• AAPOS PPP Adult Strabismus Committee and AAO PPP Pediatric Ophthalmology/Strabismus Committee, Hoskins Center for Quality Eye Care
    Pediatric Ophth/Strabismus

    Abstract

    By the American Association of Pediatric Ophthalmology and Strabismus Preferred Practice Pattern Adult Strabismus Committee: Linda R. Dagi, MD,1 Federico G. Velez, MD,2 Jonathan M. Holmes, BM, BCh,3 Steven M. Archer, MD,4 Stacy L. Pineles, MD,5 Mitchell B. Strominger, MD,6 Matthew Simon Pihlblad, MD,7 Evelyn A. Paysse, MD,8 David R. Stager Jr., MD,9 David R. Stager Sr., MD,10 Hatice Tuba Atalay, MD,11 Hilda Capo, MD,12 Natalie C. Kerr, MD,13 Burton J. Kushner, MD,14 Sarah E. Mackinnon, CO, COMT,15 Brian N. Campolattaro, MD,16 Jason H. Peragallo, MD,17 Reecha S. Bahl, MD,18 and by the American Academy of Ophthalmology Preferred Practice Pattern Pediatric Ophthalmology/Strabismus Committee: David K. Wallace, MD, MPH,19 Stephen P. Christiansen, MD,20 Katherine A. Lee, MD, PhD,21 Christie L. Morse, MD,22 Michael X. Repka, MD, MBA,23 Derek T. Sprunger, MD,24 Michele Melia, ScM25

    As of November 2015, the PPPs are initially published online-only in the Ophthalmology journal and may be freely downloaded in their entirety by all visitors. Open the PDF for this entire PPP or click here to access the journal's PPP Collection page.

    1Boston Children’s Hospital, Harvard Medical School, Boston, MA

    2Duke Eye Center, Durham, NC

    3Mayo Clinic, Rochester, MN

    4Kellogg Eye Center, University of Michigan, Ann Arbor, MI

    5UCLA Jules Stein Eye Institute, Los Angeles, CA

    6Renown Medical Center, University of Nevada Reno School of Medicine, Reno, NV

    7University of Pittsburgh, Pittsburgh, PA

    8Baylor College of Medicine, Texas Children’s Hospital, Houston, TX

    9Pediatric Ophthalmology & Adult Strabismus, Plano, TX

    10Pediatric Ophthalmology & Adult Strabismus, Plano, TX

    11Gazi University School of Medicine, Ankara, Turkey

    12Bascom Palmer Eye Institute, University of Miami, Miami, FL

    13Hamilton Eye Institute, Memphis, TN

    14Department of Ophthalmology and Visual Sciences, University of Wisconsin, Madison, WI

    15Boston Children’s Hospital, Boston, MA

    16Pediatric Ophthalmology of NY, New York, NY

    17Emory University, Atlanta, GA

    18Kresge, Eye Institute, Wayne State University, Detroit, MI

    19Glick Eye Institue, Indiana University, Indianapolis, IN

    20Boston University School of Medicine, Boston MA

    21St. Luke's Children's Ophthalmology, Boise, ID

    22Concord Eye Center, Concord, NH

    23Wilmer Ophthalmological Institute at Johns Hopkins Hospital, Baltimore, MD

    24Midwest Eye Institute, Indianapolis, IN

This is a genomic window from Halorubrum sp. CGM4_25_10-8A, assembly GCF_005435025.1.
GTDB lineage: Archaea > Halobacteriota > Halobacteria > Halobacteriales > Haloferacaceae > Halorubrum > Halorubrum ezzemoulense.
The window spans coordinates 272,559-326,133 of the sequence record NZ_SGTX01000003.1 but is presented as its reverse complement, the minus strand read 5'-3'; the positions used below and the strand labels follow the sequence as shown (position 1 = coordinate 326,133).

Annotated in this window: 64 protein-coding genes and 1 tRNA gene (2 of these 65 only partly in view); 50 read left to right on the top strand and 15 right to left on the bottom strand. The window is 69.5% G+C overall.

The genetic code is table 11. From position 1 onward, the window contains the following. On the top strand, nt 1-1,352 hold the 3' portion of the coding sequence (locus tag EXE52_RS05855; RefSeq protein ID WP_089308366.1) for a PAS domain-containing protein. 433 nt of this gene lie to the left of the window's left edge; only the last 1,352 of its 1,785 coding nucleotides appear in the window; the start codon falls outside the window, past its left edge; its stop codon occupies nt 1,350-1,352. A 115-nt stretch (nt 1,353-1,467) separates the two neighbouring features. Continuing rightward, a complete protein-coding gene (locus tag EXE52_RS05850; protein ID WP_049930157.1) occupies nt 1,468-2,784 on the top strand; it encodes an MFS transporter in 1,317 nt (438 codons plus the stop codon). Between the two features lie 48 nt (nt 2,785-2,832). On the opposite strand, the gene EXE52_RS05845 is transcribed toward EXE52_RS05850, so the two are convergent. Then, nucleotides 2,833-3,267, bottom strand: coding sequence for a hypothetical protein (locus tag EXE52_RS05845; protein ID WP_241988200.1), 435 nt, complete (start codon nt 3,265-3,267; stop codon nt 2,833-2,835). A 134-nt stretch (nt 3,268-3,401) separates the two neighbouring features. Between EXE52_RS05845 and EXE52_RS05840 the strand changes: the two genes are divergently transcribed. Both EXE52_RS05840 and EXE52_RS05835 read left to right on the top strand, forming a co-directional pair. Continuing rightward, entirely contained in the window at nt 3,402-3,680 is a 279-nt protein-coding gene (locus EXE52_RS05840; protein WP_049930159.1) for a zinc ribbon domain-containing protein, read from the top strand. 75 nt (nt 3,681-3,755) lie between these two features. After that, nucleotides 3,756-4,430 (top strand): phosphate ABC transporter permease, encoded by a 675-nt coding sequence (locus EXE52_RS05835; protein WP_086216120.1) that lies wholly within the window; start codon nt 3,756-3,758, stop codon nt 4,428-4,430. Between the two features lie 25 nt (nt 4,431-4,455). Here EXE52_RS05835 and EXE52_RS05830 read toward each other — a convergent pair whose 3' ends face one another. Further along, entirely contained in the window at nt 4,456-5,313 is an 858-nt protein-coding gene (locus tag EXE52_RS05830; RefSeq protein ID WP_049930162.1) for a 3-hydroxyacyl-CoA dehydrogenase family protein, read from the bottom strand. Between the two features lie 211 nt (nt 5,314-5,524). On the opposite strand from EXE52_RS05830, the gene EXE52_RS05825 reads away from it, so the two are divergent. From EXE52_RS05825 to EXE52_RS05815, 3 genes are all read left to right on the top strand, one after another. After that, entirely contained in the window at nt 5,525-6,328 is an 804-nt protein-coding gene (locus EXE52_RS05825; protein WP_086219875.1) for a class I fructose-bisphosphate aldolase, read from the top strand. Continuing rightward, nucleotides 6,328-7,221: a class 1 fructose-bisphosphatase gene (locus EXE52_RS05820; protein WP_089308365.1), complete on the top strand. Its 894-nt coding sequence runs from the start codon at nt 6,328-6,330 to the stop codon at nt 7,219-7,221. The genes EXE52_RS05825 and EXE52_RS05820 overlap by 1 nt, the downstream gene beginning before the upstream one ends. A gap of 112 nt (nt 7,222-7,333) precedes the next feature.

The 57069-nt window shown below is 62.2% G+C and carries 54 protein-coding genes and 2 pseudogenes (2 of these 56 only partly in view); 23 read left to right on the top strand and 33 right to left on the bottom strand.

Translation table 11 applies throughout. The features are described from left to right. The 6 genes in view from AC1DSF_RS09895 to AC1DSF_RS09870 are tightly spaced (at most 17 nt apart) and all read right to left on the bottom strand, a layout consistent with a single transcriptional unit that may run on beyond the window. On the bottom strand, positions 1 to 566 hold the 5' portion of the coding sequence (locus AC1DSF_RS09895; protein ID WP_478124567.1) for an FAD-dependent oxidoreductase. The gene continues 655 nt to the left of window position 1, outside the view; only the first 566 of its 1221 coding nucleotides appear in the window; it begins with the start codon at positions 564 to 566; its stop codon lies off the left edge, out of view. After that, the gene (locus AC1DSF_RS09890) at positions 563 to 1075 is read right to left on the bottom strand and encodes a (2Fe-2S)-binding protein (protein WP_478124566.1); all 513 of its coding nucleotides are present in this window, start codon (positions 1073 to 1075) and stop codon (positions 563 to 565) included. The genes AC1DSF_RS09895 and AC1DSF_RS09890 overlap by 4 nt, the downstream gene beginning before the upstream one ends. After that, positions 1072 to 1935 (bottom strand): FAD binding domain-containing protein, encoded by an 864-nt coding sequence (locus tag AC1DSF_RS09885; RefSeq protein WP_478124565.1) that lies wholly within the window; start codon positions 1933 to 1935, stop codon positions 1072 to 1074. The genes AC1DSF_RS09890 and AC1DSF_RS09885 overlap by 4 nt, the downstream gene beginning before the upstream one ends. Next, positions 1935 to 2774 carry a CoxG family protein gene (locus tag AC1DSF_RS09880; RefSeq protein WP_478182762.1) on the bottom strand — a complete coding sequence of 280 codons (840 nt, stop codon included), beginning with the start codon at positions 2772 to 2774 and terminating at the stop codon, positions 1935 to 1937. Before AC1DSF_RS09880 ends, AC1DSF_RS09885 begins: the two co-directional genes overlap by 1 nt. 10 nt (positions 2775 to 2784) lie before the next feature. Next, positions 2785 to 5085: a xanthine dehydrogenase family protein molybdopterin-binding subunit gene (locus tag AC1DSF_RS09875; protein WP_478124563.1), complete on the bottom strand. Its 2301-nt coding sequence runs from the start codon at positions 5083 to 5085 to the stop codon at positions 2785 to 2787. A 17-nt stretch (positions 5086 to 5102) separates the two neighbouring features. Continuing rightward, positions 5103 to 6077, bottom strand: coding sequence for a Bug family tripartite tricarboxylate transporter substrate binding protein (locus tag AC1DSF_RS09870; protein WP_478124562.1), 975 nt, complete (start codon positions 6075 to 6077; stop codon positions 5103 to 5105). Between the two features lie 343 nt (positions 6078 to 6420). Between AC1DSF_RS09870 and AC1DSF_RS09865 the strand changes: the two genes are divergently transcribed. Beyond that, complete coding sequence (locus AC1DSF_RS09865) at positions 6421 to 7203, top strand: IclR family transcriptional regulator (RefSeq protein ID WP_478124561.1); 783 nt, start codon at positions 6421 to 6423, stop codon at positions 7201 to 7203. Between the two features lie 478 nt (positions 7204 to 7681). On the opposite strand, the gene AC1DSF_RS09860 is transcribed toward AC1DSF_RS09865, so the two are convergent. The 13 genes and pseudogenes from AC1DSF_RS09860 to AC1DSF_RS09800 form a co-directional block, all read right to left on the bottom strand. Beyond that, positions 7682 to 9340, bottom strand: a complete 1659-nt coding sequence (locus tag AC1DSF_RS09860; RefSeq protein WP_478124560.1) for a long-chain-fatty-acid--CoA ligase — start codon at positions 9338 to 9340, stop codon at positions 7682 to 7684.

25Jaeb Center for Health Research Foundation, Inc., Tampa, FL

    Highlighted Findings and Recommendations for Care


     

    Strabismus in adults has profound negative effects on quality of life and many aspects of day-to-day function. Strabismus surgery very often improves quality of life and function, and there are instruments to assess these aspects of evaluation and treatment. Patients with diplopia tend to have greatest improvements in functional domains, and nondiplopic patients tend to have greatest improvements in psychosocial domains.


     Recessions of the restricted muscles are the mainstay of surgical correction in thyroid eye disease. Resection is generally avoided in restrictive disease out of concern for further reducing ductions and operating on a rectus muscle that would be best spared to provid ciliary artery supply to the anterior segment. However, it can be a useful adjunct in select cases, particularly when extremely large recessions have not fully corrected the alignment.


     

    Screening for a history of childhood amblyopia or strabismus, checking spectacles for prism, and performing a cycloplegic refraction and cover testing are recommended for all patients undergoing refractive or cataract suregery, especially for those patients for whom monovision is planned. Patients with a history of childhood strabismus and suppresion are particularly at risk for developing fixation switch diplopia. This form of diplopia results when the previously nondominant eye becomes the dominant eye as a result of intended or unintended monovision by refractive manipulation or cataract surgery. A trial of monovision with contact lenses is prudent prior to corneal or lenticular refractive surgery to determine whether surgically induced monovision will result in new-onset diplopia. The development of asymmetric vision loss from other common diseases such as macular degeneration, myopia with axial elongation in the previously dominant eye, or diabetic retinopathy when the nondominant eye is left with better acuity may also result in fixation switch diplopia.